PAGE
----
Stocks are suffering for two basic reasons: slowing global growth and tightening central bank policy. While both of these rationales are true, they’re also very generic.
Therefore, I thought it would be interesting to look at the big sectors driving the market performance and try to describe what’s happening in each one for a little more granularity.
There are 11 sectors, and I won’t be discussing all of them, because some are so small that they don’t have much impact no matter what’s happening.
I thought it would be even more interesting to do an attribution analysis that looked at which sectors were having the most impact, which is a function of both size and price movement.
The chart below shows the performance of each sector this month by impact. For example, financials account for almost 25 percent of the loss this month even though they’re the third largest sector because they are down so sharply. Technology is much larger, but it isn’t down as much, so it only accounts for about 18 percent of the loss.
So, what is happening with financials? As I noted above, central bank policy is having a major impact on markets. In the US, the Fed has raised rates three times this year, bringing the overnight rate from 1.5 percent to 2.25 percent.
At the same time, the 10-year rate has not moved commensurately, rising from 2.71 percent to 2.91 percent, resulting in a flat yield curve. The spread between Fed Funds and the 10-year was 1.21 percent and is now just 0.66 percent.
Banks are the largest sub-sector and their basic business model is borrowing money at the short end of the curve and lending it out at the long end. If the difference in rates isn’t very high, their profits get squeezed, and you can see how the markets adjust for this.
Technology stocks are interesting, because it seems as though there is a change in sentiment that is driving valuations lower. It’s true that the trade conflict is raising input costs and putting pressure on overseas sales, but investors seem a lot less willing to pay the high prices that they did a few years ago.
The current consensus estimates for earnings growth is 13 percent in the coming year and nine percent after that. That’s a major slowdown from the 25.5 percent earnings growth for the last two years. As a result, the forward PE has dropped from 18x to 15x, a level not seen in for two years.
Heathcare was outperforming the overall market in December until Friday because, unlike some of the other sectors, there isn’t a very specific issue. Unlike technology, earnings growth is expected to pick up, but not as radically, from 11.7 to 14.1 percent.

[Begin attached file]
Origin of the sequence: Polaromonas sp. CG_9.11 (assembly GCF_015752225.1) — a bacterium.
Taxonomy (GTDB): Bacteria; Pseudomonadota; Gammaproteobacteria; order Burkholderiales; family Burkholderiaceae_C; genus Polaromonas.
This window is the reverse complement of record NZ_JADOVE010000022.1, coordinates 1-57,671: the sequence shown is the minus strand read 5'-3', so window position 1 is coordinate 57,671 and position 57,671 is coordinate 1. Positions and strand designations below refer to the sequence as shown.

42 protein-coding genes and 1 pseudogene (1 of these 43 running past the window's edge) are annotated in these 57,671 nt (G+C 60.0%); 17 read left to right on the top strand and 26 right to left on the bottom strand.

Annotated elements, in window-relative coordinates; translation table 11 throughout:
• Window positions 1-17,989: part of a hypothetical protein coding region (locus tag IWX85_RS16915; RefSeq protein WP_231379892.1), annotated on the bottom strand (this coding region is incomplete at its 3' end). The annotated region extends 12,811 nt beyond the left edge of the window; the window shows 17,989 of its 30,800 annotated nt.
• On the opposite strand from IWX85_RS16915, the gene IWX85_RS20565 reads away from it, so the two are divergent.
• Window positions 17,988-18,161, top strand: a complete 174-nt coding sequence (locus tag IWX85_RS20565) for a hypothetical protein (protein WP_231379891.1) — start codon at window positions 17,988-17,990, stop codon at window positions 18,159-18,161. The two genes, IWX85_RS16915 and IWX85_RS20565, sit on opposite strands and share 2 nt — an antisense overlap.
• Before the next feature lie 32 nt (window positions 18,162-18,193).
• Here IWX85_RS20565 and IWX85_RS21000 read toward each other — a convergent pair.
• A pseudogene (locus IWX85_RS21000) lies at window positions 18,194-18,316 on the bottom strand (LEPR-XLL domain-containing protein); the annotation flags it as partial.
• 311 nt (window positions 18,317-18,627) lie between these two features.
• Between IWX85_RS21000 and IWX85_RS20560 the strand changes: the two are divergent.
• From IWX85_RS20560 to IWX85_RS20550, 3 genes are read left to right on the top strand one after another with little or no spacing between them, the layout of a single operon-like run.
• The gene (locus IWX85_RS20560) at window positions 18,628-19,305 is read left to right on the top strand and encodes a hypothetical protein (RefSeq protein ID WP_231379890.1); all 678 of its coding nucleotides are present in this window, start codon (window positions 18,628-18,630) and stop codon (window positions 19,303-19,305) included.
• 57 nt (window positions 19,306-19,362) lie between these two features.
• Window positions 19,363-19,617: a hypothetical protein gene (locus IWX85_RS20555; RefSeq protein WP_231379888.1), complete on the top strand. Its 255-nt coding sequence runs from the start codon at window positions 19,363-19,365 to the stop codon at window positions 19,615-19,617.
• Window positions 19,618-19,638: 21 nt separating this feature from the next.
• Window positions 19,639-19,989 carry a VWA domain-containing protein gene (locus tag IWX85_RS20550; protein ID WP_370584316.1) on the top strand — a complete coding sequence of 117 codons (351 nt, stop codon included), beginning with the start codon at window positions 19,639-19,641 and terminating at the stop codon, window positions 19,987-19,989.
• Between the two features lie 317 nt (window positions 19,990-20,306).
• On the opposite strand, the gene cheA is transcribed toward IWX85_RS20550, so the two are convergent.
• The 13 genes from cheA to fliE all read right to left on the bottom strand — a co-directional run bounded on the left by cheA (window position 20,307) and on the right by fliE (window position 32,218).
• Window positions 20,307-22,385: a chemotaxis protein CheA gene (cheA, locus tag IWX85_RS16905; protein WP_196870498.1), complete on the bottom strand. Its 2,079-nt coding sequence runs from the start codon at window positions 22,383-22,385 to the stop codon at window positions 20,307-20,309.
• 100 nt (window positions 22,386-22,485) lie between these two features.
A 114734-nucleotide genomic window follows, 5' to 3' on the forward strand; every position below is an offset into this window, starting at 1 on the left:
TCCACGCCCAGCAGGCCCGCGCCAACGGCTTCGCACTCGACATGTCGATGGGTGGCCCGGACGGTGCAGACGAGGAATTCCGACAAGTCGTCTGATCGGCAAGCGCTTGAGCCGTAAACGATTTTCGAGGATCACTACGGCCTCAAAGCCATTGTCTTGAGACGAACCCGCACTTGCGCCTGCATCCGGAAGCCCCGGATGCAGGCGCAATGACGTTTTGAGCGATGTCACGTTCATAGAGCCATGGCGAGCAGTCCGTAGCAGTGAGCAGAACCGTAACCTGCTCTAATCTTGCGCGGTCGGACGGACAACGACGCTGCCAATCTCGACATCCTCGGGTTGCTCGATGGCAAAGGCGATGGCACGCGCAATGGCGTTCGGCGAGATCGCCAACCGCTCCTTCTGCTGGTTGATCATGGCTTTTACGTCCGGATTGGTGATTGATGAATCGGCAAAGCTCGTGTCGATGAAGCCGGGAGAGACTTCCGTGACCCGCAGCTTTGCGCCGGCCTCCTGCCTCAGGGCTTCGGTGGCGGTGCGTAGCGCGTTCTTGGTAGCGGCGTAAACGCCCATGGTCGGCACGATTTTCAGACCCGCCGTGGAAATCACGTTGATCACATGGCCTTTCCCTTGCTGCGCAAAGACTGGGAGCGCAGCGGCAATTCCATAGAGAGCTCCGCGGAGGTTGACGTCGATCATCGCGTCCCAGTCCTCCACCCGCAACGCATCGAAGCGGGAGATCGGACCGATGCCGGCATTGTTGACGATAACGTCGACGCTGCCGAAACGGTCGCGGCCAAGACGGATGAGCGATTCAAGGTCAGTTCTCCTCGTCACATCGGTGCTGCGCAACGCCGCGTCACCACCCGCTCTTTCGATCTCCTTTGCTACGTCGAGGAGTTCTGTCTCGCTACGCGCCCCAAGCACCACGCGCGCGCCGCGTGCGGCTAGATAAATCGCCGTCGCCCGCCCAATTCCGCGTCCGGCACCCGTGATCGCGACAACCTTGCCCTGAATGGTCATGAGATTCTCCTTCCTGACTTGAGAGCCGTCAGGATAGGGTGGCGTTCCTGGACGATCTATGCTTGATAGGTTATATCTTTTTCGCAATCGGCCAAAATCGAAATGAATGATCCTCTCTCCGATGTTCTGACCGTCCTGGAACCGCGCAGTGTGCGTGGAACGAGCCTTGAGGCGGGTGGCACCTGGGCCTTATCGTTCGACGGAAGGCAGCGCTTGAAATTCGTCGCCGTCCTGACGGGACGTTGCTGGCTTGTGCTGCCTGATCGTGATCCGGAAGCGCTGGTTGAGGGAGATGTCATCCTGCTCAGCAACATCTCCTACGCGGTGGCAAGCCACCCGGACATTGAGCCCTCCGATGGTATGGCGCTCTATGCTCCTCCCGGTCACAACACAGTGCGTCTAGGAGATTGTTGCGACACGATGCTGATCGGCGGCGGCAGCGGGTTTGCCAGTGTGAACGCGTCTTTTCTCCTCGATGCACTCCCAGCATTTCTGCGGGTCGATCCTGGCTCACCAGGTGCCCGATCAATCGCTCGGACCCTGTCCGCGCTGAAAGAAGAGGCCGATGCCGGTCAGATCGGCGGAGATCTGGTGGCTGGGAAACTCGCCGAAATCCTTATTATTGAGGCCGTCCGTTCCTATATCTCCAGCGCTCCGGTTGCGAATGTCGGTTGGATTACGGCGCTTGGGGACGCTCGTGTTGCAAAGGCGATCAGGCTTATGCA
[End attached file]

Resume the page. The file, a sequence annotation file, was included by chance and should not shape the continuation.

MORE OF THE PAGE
Before Friday, valuations hadn’t changed much, but there was a stock specific problem that I can only hint at since it’s on our Approved List. I can say that the largest healthcare company in the world that makes everything from band-aids to drugs to talcum powder faces litigation risk that took the stock down ten percent, which brought the whole sector lower.
So, while we can’t attribute the sector decline to the usual suspects, it’s a good reminder that idiosyncratic risk is always an issue and it’s unwise to concentrate very heavily (even in one of the world’s most trusted brands, hint hint).
It’s hard to imagine a sector that’s more impacted by trade since 45 percent of revenue for industrials comes from foreign sources. Global manufacturing largely remains positive, but the growth rates have slowed. In most countries, the Purchasing Manager’s Indexes (PMI) remain expansionary, but have fallen from their recent highs.
We should all thank the American consumer for keeping their wallets open and flowing. Consumer spending is high, along with consumer confidence, largely thanks to the decades low unemployment rate and higher wages.
Even though the holiday season is off to a strong start, the sector is weak, largely because Amazon has fallen sharply. I think of Amazon as a technology stock, but it’s almost of one-third of the consumer discretionary sector. Right now, though, it’s falling with the other FAANG stocks as multiples are falling.
Those five sectors add up to about two-thirds of the value of the S&P 500, and while the others are material, we’d find many of the same themes driving their prices.
It will be interesting to see what happens from here as these factors continue to weigh on the minds of investors.